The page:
The family of the British billionaire and teenager who died aboard the Titanic sub were on its mother ship on the surface when the tragedy struck.
Suleman Dawood, 19, and his father Shahzada, were among the five people aboard the OceanGate Titan submersible who died during a “catastrophic implosion” as it descended to the wreck of the ocean liner in the Atlantic Ocean last week.
Christine Dawood and her 17-year-old daughter, Alina, were on the Polar Prince, the sub’s support vessel, when the Titan lost communications and was never heard from again, she told the BBC.
“I didn’t comprehend at that moment what it meant - and then it just went downhill from there,” she said in her first interview about the tragedy.
Mr Dawood and his teenage son were killed along with CEO and founder of OceanGate Expeditions Stockton Rush, British billionaire explorer Hamish Harding, and renowned French diver Paul-Henri Nargeolet.
His wife told the BBC that she had originally planned to go on the die, but it had been cancelled during Covid, and when it was re-scheduled the teenager took her seat.
“Then I stepped back and gave them space to set [Suleman] up, because he really wanted to go,” she said.
She and her daughter remained on the Polar Prince as the eyes of the world turned to the desperate search and rescue effort as it played out in the Atlantic.
“I think I lost hope when we passed the 96 hours mark,” Ms Dawood said as she revealed she sent a message to her family.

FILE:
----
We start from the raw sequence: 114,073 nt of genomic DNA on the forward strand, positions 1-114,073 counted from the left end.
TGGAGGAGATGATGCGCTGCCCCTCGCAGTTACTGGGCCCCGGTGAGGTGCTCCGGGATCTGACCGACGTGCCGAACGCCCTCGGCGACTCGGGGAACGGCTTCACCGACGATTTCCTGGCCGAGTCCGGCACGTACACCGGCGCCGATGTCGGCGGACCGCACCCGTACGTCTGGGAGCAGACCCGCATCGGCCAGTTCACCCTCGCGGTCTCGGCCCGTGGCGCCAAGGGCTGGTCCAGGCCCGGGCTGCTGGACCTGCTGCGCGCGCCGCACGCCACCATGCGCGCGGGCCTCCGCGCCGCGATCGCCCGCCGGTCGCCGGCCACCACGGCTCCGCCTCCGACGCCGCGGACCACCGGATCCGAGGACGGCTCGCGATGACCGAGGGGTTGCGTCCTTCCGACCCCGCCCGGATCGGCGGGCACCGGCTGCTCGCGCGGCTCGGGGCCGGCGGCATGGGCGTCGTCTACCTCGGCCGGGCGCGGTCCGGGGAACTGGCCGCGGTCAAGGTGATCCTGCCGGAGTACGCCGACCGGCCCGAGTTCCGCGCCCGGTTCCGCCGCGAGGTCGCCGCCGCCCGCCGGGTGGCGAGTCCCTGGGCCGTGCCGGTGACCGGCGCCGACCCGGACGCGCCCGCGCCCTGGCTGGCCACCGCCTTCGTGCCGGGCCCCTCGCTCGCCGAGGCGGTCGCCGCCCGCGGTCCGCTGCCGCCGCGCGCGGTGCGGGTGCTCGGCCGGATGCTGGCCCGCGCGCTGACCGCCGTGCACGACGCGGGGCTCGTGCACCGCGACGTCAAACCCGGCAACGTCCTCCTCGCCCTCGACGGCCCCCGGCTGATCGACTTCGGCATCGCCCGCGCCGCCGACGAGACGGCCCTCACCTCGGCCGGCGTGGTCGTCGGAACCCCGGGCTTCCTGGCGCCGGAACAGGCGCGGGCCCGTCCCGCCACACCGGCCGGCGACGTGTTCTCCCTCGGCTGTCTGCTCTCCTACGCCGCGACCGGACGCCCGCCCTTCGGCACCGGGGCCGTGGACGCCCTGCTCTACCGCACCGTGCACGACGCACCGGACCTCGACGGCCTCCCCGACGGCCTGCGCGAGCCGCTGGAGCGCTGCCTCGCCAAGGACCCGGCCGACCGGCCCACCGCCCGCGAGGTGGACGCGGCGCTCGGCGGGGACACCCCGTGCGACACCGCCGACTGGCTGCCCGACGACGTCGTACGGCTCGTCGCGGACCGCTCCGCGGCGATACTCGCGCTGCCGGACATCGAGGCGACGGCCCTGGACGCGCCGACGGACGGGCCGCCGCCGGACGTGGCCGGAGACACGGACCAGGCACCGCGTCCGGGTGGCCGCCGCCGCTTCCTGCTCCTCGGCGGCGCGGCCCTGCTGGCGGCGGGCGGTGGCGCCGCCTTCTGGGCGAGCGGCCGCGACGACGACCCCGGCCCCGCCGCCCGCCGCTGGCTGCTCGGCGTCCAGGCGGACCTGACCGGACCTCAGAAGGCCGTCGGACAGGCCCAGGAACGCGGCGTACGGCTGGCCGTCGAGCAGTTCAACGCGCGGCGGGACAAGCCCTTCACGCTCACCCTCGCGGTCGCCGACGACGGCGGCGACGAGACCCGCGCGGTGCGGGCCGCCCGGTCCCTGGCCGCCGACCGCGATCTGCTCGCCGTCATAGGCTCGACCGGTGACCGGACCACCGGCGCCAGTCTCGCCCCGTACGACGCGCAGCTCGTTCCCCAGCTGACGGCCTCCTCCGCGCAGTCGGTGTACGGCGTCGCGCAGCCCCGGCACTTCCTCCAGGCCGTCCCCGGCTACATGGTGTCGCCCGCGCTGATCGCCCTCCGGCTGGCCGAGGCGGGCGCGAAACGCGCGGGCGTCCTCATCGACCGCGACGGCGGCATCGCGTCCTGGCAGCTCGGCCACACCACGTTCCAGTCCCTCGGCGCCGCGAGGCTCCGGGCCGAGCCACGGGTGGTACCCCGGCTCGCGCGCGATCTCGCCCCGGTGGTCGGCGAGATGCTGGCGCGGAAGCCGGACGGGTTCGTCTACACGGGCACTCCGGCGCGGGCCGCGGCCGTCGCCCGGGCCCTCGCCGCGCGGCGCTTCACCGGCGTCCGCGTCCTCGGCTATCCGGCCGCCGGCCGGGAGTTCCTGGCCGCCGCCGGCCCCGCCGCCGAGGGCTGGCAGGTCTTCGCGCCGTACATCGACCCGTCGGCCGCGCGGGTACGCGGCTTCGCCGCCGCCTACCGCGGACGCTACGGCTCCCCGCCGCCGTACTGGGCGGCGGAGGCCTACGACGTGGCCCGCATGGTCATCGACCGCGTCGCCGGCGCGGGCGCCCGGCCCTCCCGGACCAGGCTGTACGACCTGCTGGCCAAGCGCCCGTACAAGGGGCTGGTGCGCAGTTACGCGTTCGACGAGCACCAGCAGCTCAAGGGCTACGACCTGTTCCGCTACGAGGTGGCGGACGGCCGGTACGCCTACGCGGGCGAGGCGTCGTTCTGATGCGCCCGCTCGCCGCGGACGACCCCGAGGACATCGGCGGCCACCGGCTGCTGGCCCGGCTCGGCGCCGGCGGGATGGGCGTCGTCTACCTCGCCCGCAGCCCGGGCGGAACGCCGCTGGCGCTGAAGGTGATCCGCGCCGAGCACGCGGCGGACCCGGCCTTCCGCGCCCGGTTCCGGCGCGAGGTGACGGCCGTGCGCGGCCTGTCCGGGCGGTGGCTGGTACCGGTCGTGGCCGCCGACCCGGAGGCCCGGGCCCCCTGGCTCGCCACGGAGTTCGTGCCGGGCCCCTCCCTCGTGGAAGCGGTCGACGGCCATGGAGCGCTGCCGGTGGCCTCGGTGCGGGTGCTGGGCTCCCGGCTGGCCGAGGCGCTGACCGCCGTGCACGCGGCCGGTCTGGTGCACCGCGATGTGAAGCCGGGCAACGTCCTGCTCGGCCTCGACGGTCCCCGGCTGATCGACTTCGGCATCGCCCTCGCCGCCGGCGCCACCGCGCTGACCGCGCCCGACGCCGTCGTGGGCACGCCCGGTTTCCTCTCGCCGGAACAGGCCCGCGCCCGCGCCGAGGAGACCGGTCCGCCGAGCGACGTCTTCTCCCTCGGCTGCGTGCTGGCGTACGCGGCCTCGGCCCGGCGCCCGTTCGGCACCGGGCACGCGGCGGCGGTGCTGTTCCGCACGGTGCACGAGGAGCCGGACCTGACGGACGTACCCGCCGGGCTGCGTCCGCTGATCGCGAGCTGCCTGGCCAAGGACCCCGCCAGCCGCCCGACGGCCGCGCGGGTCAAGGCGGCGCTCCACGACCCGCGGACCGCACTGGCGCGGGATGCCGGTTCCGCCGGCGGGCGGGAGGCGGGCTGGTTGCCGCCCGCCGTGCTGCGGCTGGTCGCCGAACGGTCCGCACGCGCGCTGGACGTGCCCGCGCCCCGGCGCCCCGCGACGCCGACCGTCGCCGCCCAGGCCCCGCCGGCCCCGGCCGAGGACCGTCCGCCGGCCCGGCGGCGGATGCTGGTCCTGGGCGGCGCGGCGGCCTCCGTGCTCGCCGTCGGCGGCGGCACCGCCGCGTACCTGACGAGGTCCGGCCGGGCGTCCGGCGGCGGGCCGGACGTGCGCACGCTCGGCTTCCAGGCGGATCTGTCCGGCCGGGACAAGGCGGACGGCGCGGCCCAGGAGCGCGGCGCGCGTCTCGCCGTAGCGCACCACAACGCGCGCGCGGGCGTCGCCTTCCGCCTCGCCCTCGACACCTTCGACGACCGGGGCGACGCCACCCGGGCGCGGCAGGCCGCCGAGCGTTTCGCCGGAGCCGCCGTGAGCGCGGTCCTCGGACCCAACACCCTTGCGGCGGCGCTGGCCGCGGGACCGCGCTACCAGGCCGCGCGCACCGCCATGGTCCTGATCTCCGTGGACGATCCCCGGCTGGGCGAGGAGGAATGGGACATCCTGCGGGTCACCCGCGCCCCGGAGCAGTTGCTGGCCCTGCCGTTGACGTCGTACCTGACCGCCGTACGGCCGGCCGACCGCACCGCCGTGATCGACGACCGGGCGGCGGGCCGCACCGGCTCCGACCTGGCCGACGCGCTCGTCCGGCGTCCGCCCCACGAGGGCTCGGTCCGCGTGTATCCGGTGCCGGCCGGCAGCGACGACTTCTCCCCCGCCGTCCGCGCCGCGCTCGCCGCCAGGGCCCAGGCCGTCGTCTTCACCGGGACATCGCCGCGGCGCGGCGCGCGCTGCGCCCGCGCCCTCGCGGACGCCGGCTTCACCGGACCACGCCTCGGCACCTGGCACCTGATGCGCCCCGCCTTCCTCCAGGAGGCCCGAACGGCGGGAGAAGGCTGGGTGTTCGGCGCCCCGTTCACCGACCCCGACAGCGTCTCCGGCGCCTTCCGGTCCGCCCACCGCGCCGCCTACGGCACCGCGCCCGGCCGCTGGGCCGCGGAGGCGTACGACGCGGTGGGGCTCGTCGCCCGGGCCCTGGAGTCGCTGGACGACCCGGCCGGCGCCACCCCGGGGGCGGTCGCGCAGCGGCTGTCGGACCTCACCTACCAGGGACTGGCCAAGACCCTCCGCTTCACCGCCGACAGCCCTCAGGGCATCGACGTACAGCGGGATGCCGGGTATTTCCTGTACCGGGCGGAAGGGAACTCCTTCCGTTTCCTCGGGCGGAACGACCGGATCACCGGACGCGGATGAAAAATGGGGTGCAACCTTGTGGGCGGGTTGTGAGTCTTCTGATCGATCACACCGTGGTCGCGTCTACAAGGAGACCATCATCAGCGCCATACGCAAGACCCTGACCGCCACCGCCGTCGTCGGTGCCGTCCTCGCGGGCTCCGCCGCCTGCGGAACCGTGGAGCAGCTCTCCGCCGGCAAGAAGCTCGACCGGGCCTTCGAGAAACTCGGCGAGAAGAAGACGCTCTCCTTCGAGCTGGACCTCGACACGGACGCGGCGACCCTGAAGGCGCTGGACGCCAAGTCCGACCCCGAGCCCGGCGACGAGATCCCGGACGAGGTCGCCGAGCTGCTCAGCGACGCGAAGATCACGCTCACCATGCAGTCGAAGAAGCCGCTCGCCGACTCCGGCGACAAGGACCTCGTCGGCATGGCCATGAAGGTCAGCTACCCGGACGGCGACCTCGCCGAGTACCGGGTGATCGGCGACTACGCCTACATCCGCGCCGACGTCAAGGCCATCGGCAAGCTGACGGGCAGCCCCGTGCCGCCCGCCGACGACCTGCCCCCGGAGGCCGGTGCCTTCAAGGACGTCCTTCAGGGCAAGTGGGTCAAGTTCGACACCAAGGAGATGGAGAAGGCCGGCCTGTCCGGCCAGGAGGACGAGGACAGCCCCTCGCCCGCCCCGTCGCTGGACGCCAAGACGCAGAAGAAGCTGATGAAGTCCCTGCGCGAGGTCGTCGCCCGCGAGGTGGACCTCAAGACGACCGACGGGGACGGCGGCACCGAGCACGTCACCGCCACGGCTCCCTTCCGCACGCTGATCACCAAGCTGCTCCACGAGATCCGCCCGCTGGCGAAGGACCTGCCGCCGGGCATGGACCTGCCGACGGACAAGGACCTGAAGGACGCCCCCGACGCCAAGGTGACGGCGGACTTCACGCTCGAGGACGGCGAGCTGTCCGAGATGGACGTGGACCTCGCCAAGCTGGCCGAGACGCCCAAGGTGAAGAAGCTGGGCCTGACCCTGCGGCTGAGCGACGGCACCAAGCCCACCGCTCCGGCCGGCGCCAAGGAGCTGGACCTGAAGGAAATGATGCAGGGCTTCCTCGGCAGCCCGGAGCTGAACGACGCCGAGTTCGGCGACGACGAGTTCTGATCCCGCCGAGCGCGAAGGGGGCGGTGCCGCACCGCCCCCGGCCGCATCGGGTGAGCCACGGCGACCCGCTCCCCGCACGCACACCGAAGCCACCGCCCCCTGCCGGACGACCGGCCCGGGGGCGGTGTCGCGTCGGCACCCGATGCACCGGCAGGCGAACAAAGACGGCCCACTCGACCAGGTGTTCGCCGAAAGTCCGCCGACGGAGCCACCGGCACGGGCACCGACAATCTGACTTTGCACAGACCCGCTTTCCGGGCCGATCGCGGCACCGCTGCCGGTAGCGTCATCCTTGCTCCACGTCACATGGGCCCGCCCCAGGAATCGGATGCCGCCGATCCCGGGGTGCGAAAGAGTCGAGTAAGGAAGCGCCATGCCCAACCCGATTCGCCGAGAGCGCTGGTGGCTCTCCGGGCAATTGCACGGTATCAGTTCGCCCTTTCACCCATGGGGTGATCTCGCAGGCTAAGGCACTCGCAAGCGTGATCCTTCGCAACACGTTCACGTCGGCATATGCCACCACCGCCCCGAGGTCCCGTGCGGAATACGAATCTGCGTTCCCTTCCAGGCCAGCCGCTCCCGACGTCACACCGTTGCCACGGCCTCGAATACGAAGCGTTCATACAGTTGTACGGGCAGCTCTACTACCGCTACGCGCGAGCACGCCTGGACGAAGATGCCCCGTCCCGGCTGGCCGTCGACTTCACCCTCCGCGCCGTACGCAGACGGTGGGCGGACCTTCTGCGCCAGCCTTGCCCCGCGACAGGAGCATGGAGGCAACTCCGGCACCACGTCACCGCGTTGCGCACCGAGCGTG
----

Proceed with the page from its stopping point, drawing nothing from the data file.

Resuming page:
“I said: ‘I’m preparing for the worst.’ That’s when I lost hope,” she recalled.
But she said her daughter had held out hope of a rescue until the very end.
“She didn’t lose hope until the call with Coast Guard. When they basically informed us that they found debris,” she said.
The family returned to St John’s in Newfoundland, Canada, on Saturday, and on Sunday held a funeral prayer for Shahzada and Suleman.
Ms Dawood declined to comment on any of the investigations that have been launched into the accident and was asked how she and her daughter would find closure.
“Is there such a thing? I don’t know,” she said. “I miss them. I really, really miss them.”
She also said that Suleman had taken a Rubik’s Cube with him to break a world record while he was onboard the sub.
“He said, ‘I’m going to solve the Rubik’s Cube 3,700 metres below sea at the Titanic,” she told the BBC.
Join our commenting forum
Join thought-provoking conversations, follow other Independent readers and see their replies